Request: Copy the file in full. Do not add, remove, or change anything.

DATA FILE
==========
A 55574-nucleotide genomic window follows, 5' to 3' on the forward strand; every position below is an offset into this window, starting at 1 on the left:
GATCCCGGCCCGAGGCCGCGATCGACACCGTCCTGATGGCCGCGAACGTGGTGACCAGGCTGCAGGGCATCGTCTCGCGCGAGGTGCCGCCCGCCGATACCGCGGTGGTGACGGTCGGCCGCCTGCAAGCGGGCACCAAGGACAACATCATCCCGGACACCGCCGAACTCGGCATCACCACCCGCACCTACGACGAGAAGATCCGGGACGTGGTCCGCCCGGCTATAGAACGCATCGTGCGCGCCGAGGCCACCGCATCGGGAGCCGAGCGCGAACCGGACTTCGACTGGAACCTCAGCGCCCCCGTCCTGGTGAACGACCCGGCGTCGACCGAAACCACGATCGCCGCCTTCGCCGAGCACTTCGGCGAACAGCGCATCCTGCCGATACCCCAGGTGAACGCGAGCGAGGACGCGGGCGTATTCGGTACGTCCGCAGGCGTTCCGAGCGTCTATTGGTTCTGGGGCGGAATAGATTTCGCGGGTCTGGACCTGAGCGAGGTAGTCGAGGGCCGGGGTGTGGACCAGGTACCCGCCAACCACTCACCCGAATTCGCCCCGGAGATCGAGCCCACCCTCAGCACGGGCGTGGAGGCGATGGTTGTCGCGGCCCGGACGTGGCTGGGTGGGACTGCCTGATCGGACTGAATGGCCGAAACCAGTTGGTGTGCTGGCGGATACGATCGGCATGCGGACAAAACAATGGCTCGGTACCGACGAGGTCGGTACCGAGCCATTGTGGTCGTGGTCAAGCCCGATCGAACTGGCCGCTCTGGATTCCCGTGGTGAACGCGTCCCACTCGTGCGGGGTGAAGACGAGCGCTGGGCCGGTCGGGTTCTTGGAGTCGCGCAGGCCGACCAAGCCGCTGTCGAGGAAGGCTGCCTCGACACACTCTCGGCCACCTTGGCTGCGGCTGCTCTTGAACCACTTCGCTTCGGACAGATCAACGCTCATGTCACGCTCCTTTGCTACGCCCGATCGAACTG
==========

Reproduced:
A 55574-nucleotide genomic window follows, 5' to 3' on the forward strand; every position below is an offset into this window, starting at 1 on the left:
GATCCCGGCCCGAGGCCGCGATCGACACCGTCCTGATGGCCGCGAACGTGGTGACCAGGCTGCAGGGCATCGTCTCGCGCGAGGTGCCGCCCGCCGATACCGCGGTGGTGACGGTCGGCCGCCTGCAAGCGGGCACCAAGGACAACATCATCCCGGACACCGCCGAACTCGGCATCACCACCCGCACCTACGACGAGAAGATCCGGGACGTGGTCCGCCCGGCTATAGAACGCATCGTGCGCGCCGAGGCCACCGCATCGGGAGCCGAGCGCGAACCGGACTTCGACTGGAACCTCAGCGCCCCCGTCCTGGTGAACGACCCGGCGTCGACCGAAACCACGATCGCCGCCTTCGCCGAGCACTTCGGCGAACAGCGCATCCTGCCGATACCCCAGGTGAACGCGAGCGAGGACGCGGGCGTATTCGGTACGTCCGCAGGCGTTCCGAGCGTCTATTGGTTCTGGGGCGGAATAGATTTCGCGGGTCTGGACCTGAGCGAGGTAGTCGAGGGCCGGGGTGTGGACCAGGTACCCGCCAACCACTCACCCGAATTCGCCCCGGAGATCGAGCCCACCCTCAGCACGGGCGTGGAGGCGATGGTTGTCGCGGCCCGGACGTGGCTGGGTGGGACTGCCTGATCGGACTGAATGGCCGAAACCAGTTGGTGTGCTGGCGGATACGATCGGCATGCGGACAAAACAATGGCTCGGTACCGACGAGGTCGGTACCGAGCCATTGTGGTCGTGGTCAAGCCCGATCGAACTGGCCGCTCTGGATTCCCGTGGTGAACGCGTCCCACTCGTGCGGGGTGAAGACGAGCGCTGGGCCGGTCGGGTTCTTGGAGTCGCGCAGGCCGACCAAGCCGCTGTCGAGGAAGGCTGCCTCGACACACTCTCGGCCACCTTGGCTGCGGCTGCTCTTGAACCACTTCGCTTCGGACAGATCAACGCTCATGTCACGCTCCTTTGCTACGCCCGATCGAACTG